Solitude at Moose Lake

We wanted a longer break from civilization, and we got one, involuntarily. But still welcome! 

Moose Lake is in northern Wisconsin, actually in the same National Forest camping area we stayed in last year at Black Lake.  They’re both small, no hook-ups camping loops on lakes dyed with tannin from the surrounding deep forest. 

Which is wonderful. At our campsite, we couldn’t see or hear our neighbors. I could practice learning Dreadful Wind and Rain on the ukulele over and over and over. Banjo had the run of the whole campsite. We sst in our chairs on the bank of the lake with our feet in the cool, dark water.  

Life slowed down and quieted, and so did I. 

The Involuntary Part

Just like at that COE campsite on a lake in Georgia, here we backed the trailer into the site and realized the angle of the hitch means that, if we unhitch, we won’t be able to rehitch.  

So we were faced with a decision: ditch this isolated site on the lake and find a less awesome one that happens to be open, or stay here and keep the truck hitched up.  Which means no leaving the campground for groceries, no beer run, no driving out to find cell service. But of course we picked staying! 

It also meant we were stuck with our flat tire that we’d gotten while driving down the long gravel road to the campground. The Airstream spare is the same tire though, so easy swap there, in a Walmart on the way out. I’m getting ahead of my story here, though.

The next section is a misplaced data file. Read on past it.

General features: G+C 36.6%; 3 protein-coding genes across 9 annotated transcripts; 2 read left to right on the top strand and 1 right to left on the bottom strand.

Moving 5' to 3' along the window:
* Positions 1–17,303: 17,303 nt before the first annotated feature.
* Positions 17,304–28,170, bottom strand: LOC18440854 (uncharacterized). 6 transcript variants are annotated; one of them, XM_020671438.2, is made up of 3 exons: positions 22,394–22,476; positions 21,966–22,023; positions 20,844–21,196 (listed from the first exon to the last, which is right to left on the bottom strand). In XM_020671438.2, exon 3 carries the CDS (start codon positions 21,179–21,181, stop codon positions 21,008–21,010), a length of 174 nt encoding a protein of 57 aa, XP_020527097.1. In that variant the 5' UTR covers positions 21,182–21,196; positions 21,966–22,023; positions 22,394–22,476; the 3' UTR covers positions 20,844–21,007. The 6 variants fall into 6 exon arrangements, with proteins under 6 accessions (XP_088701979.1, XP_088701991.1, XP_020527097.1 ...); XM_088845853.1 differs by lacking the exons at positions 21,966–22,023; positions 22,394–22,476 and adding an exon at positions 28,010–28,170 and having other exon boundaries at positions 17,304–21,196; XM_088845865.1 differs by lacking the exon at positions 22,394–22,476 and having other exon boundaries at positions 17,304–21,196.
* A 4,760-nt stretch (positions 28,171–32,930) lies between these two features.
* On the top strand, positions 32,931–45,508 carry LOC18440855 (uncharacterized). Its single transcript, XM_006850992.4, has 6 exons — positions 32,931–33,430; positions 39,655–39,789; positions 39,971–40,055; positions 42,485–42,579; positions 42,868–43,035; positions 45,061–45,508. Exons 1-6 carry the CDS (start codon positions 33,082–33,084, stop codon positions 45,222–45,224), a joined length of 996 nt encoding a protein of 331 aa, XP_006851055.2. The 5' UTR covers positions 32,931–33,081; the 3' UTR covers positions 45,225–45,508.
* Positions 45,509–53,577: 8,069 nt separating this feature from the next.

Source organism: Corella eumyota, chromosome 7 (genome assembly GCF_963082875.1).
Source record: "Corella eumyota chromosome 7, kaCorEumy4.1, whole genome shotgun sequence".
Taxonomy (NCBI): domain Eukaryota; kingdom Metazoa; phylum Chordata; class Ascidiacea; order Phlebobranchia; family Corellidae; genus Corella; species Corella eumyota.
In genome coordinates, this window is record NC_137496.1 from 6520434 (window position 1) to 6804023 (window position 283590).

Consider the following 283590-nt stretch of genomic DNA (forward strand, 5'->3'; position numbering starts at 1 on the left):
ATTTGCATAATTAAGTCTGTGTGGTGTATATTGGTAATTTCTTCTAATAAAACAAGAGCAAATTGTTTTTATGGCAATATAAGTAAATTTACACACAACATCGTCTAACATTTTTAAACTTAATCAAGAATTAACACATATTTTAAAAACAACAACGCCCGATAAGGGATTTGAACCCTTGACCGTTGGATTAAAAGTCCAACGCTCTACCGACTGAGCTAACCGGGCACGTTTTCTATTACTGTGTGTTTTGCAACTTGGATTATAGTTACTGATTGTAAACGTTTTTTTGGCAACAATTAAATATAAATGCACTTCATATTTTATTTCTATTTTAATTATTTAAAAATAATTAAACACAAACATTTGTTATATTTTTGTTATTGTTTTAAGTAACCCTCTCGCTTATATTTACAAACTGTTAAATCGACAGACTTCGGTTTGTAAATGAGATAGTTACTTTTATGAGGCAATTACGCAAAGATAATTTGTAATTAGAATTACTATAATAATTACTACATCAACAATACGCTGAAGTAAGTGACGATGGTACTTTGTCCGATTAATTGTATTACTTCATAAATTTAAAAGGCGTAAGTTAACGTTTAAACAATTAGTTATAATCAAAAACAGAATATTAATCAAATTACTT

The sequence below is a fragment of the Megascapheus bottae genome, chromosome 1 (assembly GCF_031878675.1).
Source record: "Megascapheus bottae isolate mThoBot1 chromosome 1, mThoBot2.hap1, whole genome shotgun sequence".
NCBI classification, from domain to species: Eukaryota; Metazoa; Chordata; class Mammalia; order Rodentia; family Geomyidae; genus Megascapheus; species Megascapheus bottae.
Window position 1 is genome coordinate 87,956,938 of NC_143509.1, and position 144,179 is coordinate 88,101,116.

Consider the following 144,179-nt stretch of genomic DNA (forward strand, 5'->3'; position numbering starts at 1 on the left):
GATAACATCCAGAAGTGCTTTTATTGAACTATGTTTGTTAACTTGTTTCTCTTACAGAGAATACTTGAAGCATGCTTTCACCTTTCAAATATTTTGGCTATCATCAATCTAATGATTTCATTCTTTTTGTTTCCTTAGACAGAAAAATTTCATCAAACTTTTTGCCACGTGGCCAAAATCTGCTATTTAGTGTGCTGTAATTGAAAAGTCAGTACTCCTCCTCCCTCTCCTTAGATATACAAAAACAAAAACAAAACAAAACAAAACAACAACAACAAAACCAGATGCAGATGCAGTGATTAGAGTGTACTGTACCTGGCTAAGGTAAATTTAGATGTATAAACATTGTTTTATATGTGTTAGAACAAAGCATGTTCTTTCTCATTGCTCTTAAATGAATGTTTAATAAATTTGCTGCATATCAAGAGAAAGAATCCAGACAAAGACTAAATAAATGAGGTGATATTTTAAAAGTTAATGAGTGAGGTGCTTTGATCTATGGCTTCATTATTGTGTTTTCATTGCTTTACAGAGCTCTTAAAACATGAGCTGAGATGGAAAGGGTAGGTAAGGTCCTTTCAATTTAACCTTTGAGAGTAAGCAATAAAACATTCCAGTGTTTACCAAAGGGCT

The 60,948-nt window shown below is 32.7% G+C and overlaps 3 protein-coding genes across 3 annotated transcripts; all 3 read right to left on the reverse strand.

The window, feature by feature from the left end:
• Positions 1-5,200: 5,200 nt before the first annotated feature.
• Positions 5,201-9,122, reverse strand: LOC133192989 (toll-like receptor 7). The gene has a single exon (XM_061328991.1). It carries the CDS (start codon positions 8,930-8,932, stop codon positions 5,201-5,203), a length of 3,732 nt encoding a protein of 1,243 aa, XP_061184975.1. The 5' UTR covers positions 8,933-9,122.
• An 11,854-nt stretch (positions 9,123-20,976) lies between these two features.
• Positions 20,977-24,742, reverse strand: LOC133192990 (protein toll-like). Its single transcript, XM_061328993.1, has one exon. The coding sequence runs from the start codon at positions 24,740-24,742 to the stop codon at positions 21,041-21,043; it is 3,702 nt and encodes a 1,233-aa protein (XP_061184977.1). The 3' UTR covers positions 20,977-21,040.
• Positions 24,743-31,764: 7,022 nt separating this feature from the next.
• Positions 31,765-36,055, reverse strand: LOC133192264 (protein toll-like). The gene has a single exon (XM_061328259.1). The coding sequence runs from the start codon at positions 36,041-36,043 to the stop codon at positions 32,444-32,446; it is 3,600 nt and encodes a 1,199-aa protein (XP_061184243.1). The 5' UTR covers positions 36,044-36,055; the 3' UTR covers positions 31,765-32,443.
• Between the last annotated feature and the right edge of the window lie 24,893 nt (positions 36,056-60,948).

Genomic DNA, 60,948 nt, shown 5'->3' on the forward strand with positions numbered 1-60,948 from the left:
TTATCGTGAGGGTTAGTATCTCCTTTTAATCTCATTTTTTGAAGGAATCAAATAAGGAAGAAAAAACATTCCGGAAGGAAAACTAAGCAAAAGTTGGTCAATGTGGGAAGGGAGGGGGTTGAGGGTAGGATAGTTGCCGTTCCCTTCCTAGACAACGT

(Another diversion: This second time being stuck has prompted us to think about buying a hitch adapter to use in emergencies. What if we had unhitched and then simply couldn’t get the stinger back into the receiving end? Would we have to call a specialty tow truck to drive all the way down this dirt road to get us out? Could we? An adapter would be a pain in the ass to use—we’d have to detach the current hitch from the truck and attach the adapter, so we’d better hope we’re not stopped in the campground road blocking anyone—plus you can go only like 5 miles an hour with it on, so for use only to pull out of a campsite, but maybe it would be less of a pain than the alternative. Stay tuned.)